- I’m not a big fan of the new toolbar icons. They’re just extra noise to me. Interesting notes: they darken when the mouse is over them, and some of the ones that are grouped are also available separately. Also, there’s no “small icons” option.
- I’d rather still have my mailboxes in a drawer. They put the list on the wrong side, and now it’s not tall enough because it has to go below the toolbar. I had to reorganize my list to get rid of the scroll bar.
- It took about 4 minutes to import my collection of something like 8500 messages, and that’s on my 867MHz PBG4 while Spotlight was indexing. While it was doing that, there was a link for me to read the What’s New page in the help, which brought up a blank Help Viewer window which seemed to think there were no help files on this Mac at all. I tried launching Help Viewer again after the Mail import was done, and it worked fine.
- They fixed one bug that annoyed me a lot: if you delete a message while the focus is on the message (instead of the message list), it leaves the focus in limbo where pressing any key, including Tab, will only generate a beep. Now, deleting a message returns the focus to the message list.
- The icon is subtly different now. If you do an archive-and-install you can compare it to the old one.
- The initial indexing took 30-35 minutes on the PowerBook, and much much less on the G5.
- The guy doing the presentation in the Apple store pointed out how Spotlight can find things that “aren’t even files”, like mail messages and address book entries. What he left out is that those things are actually stored as individual files now.
- I think the search results window ought to be owned by the Finder. Currently, it’s not owned by any particular application.
- When Spotlight opens a PDF file, Preview highlights the search text. I haven’t found any documentation on how other applications can implement this.
- iChat now supports Jabber.
- The audio/video chat button now indicates who you can multi-chat with.
- Bonjour is still a stupid name.
- The Apple store guy also took a moment to demonstrate the “new cursor”, a Tiger feature that most people don’t mention: the Universal Access preference pane lets you set the cursor size up to 4x normal. It just magnifies the regular cursor, and there’s no attempt to smooth it out at odd magnifications.
- Safari has a drawing glitch in the address/Google bar, which I assume doesn’t happen if you don’t hack it to turn off the metal appearance like I always do.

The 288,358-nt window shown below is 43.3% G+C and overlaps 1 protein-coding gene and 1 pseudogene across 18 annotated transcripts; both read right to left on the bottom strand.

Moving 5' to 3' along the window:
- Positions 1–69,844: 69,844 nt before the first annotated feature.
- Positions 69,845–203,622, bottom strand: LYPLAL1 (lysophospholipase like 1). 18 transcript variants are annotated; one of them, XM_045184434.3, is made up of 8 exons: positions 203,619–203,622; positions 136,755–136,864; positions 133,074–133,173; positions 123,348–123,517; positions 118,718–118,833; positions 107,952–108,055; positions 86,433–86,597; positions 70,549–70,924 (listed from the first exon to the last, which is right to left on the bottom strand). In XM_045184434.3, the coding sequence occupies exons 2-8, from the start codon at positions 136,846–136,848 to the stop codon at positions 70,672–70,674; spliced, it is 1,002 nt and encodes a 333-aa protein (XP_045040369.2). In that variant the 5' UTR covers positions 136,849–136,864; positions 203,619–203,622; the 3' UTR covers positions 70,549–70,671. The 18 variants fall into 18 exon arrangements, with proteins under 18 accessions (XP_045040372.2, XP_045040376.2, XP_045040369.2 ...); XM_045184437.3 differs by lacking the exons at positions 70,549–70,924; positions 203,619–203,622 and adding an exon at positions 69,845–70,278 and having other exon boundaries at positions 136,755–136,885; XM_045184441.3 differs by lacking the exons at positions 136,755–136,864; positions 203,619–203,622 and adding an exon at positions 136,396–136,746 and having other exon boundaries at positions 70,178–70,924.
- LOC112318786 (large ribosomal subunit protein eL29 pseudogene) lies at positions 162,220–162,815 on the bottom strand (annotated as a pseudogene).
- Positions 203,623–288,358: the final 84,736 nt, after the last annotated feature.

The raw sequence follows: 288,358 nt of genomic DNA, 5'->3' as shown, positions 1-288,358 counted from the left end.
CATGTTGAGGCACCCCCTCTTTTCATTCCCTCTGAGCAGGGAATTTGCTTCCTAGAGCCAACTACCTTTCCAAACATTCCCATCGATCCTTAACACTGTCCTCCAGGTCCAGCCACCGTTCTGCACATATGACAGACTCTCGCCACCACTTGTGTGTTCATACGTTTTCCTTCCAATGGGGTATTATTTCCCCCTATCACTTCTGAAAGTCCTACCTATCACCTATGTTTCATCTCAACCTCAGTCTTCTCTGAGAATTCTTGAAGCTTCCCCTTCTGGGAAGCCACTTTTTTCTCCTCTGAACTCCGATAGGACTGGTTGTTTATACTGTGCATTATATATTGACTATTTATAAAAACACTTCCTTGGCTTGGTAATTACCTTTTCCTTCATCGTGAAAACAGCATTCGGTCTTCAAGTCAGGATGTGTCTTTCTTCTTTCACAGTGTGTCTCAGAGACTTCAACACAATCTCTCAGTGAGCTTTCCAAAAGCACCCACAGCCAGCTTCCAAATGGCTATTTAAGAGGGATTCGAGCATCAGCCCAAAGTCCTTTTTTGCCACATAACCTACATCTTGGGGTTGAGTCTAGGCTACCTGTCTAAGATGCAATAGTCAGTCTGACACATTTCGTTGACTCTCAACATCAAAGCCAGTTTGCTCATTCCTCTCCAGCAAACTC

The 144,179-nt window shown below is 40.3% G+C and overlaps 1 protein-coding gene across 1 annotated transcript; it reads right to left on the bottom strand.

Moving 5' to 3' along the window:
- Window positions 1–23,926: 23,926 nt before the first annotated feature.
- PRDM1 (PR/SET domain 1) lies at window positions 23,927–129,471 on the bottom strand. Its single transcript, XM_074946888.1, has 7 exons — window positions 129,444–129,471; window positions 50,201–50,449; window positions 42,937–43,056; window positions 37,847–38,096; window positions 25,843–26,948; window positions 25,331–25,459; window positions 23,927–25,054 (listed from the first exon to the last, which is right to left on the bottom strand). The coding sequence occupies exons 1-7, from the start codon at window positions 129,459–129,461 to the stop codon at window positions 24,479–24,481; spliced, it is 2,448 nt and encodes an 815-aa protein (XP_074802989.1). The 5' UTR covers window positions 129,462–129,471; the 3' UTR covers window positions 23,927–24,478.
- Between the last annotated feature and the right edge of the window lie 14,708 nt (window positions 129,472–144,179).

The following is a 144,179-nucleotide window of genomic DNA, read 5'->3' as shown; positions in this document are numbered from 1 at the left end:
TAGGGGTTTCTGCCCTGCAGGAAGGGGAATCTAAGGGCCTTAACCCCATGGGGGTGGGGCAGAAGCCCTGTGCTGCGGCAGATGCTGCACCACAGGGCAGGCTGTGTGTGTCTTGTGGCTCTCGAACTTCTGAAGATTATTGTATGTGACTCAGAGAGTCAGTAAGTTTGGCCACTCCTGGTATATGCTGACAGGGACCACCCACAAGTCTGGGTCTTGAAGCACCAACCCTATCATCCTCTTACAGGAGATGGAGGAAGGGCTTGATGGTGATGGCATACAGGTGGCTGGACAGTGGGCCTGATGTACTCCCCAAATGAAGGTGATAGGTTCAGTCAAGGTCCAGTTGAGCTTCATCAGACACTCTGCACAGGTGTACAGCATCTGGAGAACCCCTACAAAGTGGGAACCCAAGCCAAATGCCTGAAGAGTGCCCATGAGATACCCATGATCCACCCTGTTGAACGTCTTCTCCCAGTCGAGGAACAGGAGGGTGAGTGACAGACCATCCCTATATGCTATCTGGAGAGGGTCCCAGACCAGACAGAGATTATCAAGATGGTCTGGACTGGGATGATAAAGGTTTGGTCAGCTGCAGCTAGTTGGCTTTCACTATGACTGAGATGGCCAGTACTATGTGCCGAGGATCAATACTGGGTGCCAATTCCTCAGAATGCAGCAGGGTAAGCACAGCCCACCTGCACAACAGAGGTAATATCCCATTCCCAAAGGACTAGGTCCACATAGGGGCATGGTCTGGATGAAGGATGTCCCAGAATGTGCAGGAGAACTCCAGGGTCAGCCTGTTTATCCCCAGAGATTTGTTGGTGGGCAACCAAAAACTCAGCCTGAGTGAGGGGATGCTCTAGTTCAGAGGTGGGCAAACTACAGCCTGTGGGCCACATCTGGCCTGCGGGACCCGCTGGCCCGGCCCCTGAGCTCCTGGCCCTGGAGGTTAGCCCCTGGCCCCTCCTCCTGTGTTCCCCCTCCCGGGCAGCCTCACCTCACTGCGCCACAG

- The new “unified” toolbar look, where there’s no line between the window’s title bar and the toolbar, is apparently only available in Cocoa applications.
- The segment control is available in Interface Builder now, and it shows a difference in implementation between the Carbon and Cocoa versions. In Carbon, the segments can be a mix of styles: toggle, radio, etc. In Cocoa, all segments in the control must be the same style. Carbon segment controls were available in 10.3, but you couldn’t create them in Interface Builder. If you make one in the new Interface Builder, that nib won’t work in 10.4.
- Cocoa has a new “level indicator” control. It’s like a progress bar, but it can be divided in segments, and it can have “warning” or “critical” thresholds which cause the filled portion to be drawn in yellow or red. It can also be displayed as a row of stars like the iTunes “My Rating” control, or as a relevance bar as seen in search results lists. Carbon still has just the relevance bar.
- There’s a new slide show screen saver called Paper Shadow. I like the images, but only one of them comes in the Desktop Pictures folder. To get the rest, you have to go to /System/Library/Screen Savers and open the Paper Shadow.slidesaver package. I never thought about it, but the same applies to some of the other screen savers.
- It plays a sound when it copies files, sort of a twang/buzz/thunk. There doesn’t seem to be a way to turn it off. Just like the move-to-trash flickety sound, I guess. Edit: It’s in the Sound preference panel, called “Play user interface sound effects”. Too bad you can’t turn them off individually.
- Running applications that are always in the Dock as shortcuts now have a “Remove From Dock” command in their Dock menus. It’s the opposite of the “Keep in Dock” command that we’ve had for a while. Using this on Dashboard makes it disappear immediately from the Dock. Other apps disappear when they quit.